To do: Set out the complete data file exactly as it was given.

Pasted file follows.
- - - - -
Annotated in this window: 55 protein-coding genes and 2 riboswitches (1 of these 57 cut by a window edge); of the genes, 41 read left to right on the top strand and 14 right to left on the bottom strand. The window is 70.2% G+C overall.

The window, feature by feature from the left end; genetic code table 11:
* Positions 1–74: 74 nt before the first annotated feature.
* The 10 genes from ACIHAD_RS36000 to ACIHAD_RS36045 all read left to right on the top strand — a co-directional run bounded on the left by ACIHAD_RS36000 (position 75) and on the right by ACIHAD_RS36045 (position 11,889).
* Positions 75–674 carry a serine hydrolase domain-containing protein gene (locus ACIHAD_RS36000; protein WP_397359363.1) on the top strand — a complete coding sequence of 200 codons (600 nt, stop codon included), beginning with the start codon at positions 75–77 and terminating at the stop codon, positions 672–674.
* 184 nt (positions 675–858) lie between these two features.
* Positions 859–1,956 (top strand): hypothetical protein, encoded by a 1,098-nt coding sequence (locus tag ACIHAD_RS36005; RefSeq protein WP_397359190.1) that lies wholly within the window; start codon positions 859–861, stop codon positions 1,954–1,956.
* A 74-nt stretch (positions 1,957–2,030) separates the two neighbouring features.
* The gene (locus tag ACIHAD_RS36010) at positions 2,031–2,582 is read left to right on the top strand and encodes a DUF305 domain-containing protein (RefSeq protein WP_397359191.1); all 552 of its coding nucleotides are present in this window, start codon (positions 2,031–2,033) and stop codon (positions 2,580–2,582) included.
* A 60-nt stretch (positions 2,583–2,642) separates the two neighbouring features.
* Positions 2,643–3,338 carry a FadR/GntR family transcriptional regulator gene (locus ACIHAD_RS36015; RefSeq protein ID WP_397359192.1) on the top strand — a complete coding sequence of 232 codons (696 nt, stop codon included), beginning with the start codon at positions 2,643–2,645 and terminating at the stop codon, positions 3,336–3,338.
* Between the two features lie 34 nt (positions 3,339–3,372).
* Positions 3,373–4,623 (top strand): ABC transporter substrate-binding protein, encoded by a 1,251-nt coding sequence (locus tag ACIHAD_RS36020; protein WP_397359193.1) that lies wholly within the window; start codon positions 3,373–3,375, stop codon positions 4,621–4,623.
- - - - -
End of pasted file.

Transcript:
Annotated in this window: 55 protein-coding genes and 2 riboswitches (1 of these 57 cut by a window edge); of the genes, 41 read left to right on the top strand and 14 right to left on the bottom strand. The window is 70.2% G+C overall.

The window, feature by feature from the left end; genetic code table 11:
* Positions 1–74: 74 nt before the first annotated feature.
* The 10 genes from ACIHAD_RS36000 to ACIHAD_RS36045 all read left to right on the top strand — a co-directional run bounded on the left by ACIHAD_RS36000 (position 75) and on the right by ACIHAD_RS36045 (position 11,889).
* Positions 75–674 carry a serine hydrolase domain-containing protein gene (locus ACIHAD_RS36000; protein WP_397359363.1) on the top strand — a complete coding sequence of 200 codons (600 nt, stop codon included), beginning with the start codon at positions 75–77 and terminating at the stop codon, positions 672–674.
* 184 nt (positions 675–858) lie between these two features.
* Positions 859–1,956 (top strand): hypothetical protein, encoded by a 1,098-nt coding sequence (locus tag ACIHAD_RS36005; RefSeq protein WP_397359190.1) that lies wholly within the window; start codon positions 859–861, stop codon positions 1,954–1,956.
* A 74-nt stretch (positions 1,957–2,030) separates the two neighbouring features.
* The gene (locus tag ACIHAD_RS36010) at positions 2,031–2,582 is read left to right on the top strand and encodes a DUF305 domain-containing protein (RefSeq protein WP_397359191.1); all 552 of its coding nucleotides are present in this window, start codon (positions 2,031–2,033) and stop codon (positions 2,580–2,582) included.
* A 60-nt stretch (positions 2,583–2,642) separates the two neighbouring features.
* Positions 2,643–3,338 carry a FadR/GntR family transcriptional regulator gene (locus ACIHAD_RS36015; RefSeq protein ID WP_397359192.1) on the top strand — a complete coding sequence of 232 codons (696 nt, stop codon included), beginning with the start codon at positions 2,643–2,645 and terminating at the stop codon, positions 3,336–3,338.
* Between the two features lie 34 nt (positions 3,339–3,372).
* Positions 3,373–4,623 (top strand): ABC transporter substrate-binding protein, encoded by a 1,251-nt coding sequence (locus tag ACIHAD_RS36020; protein WP_397359193.1) that lies wholly within the window; start codon positions 3,373–3,375, stop codon positions 4,621–4,623.